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Discussion Starter · #1 ·
Just put 450 rds through my new 9 mm Shield . 4 differant 115 grain ammo and has a failure rate of 4 % . FTE . The empty shell gets stuck in slide . When it works the shells hit my farhead or go over my head or sometimes go to left .
Any idea what causes that . Im sitting both hands on gun and on a sand bag no limp wristing . Gun cleaned afrer ever 100 rds .
It going back to S&W . I think that is Bull . My Springfields have been 100%
John
 

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Cool story bro. Sample size of one - not an epidemic which would make people think "zOMGsorz! Teh Shield is teh suck!"

;)
 

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first 115 rounds through my wife's shield were flawless and a pleasure to shoot! when did the failures occur which mag did it happen with... a lot more variables than just "this gun sucks" to consider
 

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The first 2 possible problems that come to mind are either limp-wristing or ammunition. It isn't uncommon for polymers to be prone to malfunctions if you don't have a firm enough grip. You don't need a strangle-hold on it but you do need an adequately firm hold on it, which will also help shrink the size of your groups down. Without a solid grip the lighter mass of the frame can have a tendency to move backwards toward the shooter at the same time the slide is cycling, thus causing a short-stroke failure. This could also account for unusual ejection patterns, though I've yet to see any gun that will always put all the spent casings within a neat little pile. When shooting in my backyard where the possibility of spent casings bouncing on the ground or rolling around is practically non-existent I'm lucky if all my brass is within a 10 foot radius.

The second possibility is the ammunition, though it's less likely, but if your ammo manufacturer is lacking good QC standards, it's possible there's a few underpowered loads in there which can also cause cycling problems.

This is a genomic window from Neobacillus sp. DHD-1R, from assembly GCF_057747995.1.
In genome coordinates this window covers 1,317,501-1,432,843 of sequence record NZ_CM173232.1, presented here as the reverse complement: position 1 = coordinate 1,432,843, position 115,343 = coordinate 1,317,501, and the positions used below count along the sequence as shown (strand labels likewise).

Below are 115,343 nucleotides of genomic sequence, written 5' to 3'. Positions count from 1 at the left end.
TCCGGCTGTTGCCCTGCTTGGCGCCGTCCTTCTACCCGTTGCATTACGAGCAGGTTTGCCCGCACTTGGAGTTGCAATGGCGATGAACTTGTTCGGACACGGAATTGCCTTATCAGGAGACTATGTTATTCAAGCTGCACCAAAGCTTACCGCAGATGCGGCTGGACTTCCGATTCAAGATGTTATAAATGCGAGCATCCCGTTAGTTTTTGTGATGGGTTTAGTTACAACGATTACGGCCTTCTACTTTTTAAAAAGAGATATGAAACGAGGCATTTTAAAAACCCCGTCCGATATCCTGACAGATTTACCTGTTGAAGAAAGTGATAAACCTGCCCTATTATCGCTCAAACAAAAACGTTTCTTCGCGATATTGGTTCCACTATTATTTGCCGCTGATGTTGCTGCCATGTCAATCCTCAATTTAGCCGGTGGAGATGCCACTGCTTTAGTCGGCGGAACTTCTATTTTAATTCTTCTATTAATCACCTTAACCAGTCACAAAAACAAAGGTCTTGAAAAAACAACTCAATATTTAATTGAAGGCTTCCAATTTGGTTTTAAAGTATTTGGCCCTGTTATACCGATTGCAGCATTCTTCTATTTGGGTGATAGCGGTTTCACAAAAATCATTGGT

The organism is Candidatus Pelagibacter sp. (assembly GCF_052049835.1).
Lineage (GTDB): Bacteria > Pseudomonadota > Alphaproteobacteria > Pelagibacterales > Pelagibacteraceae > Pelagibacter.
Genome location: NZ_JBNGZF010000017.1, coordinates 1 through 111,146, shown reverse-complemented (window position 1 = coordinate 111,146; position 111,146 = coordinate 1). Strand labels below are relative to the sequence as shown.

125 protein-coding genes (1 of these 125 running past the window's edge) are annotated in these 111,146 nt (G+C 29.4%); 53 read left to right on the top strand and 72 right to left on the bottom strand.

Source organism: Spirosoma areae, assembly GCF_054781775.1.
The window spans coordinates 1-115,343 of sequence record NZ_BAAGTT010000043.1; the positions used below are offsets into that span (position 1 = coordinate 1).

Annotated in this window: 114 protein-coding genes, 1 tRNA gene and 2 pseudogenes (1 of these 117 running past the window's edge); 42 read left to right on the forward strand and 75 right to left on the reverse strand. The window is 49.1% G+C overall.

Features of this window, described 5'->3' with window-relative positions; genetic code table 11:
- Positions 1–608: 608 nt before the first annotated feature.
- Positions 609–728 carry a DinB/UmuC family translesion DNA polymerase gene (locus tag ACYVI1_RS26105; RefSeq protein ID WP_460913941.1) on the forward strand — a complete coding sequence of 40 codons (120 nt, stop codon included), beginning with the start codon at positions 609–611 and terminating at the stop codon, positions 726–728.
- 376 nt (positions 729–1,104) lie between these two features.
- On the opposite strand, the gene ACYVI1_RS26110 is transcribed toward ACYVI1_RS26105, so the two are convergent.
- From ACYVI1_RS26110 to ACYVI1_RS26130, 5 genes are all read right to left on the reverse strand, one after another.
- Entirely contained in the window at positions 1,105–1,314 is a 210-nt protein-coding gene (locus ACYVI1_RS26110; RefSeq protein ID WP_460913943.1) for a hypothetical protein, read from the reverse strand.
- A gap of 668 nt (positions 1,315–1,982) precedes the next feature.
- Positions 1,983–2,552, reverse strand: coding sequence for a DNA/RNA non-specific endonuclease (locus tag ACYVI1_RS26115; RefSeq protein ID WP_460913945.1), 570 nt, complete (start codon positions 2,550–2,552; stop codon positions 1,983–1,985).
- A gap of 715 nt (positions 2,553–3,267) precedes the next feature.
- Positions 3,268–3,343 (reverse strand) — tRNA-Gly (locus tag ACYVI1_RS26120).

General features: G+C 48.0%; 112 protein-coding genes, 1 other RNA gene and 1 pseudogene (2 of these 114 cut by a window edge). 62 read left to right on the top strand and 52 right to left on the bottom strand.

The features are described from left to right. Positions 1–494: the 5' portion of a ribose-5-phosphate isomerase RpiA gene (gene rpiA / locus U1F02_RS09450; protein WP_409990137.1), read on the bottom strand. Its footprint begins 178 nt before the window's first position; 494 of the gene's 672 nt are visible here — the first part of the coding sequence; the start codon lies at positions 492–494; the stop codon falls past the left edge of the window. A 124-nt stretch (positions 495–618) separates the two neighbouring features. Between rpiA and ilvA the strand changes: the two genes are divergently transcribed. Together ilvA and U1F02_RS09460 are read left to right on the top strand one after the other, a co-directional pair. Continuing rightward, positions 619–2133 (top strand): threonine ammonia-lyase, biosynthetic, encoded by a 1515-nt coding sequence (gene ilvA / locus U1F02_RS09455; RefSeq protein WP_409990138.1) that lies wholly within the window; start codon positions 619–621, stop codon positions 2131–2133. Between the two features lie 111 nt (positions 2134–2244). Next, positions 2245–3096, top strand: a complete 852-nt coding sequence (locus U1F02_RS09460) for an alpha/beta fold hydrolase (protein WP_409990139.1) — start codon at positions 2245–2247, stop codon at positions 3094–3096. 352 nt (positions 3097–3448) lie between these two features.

With any reputable manufacturer, whenever there's problems the first suspected culprit is improper technique, the second is ammunition choice, the third magazine fault, and lastly is the gun itself.
 

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Just put 450 rds through my new 9 mm Shield . 4 differant 115 grain ammo and has a failure rate of 4 % . FTE . The empty shell gets stuck in slide. My Springfields have been 100%. John
I was debating on my new EDC gun, was between the shield and the XDs, went to the range rented both, shoot 50 rnds on each, the xds was flawless, on the shield I had two FTF, and one FTE just on the first 20 rnds...the gun shop guy told me it was because it was a used gun...LOL. I said with more reason it should be already broken in...I Love my new XDs...but still want the shield..probably will use it as a range gun.:confused:
 

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Discussion Starter · #7 ·
Luthier priest did you read what I said 4 brands of ammo no limp wrist
 

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Luthier priest did you read what I said 4 brands of ammo no limp wrist
Yeah, I read your post. I would ditch the sandbag. Not that a person can't shoot reliably from a sandbag, but with a 3" polymer it's going to be easier to have less consistency in your technique. With a subcompact pistol those little adjustments that wouldn't affect a full-size handgun can have a significant effect on such a small gun as the Shield. You're talking about a 3" barrel on a very light frame. Shooter technique becomes more important on a lightweight pistol with a very short stroke. I've owned several sub-compact pistols in 9mm and .380 (3" XD 9mm, LCP, Kahr PM9) and based upon my experience, unless I had a consistently firm hold I would have problems with either proper slide cycling or accuracy.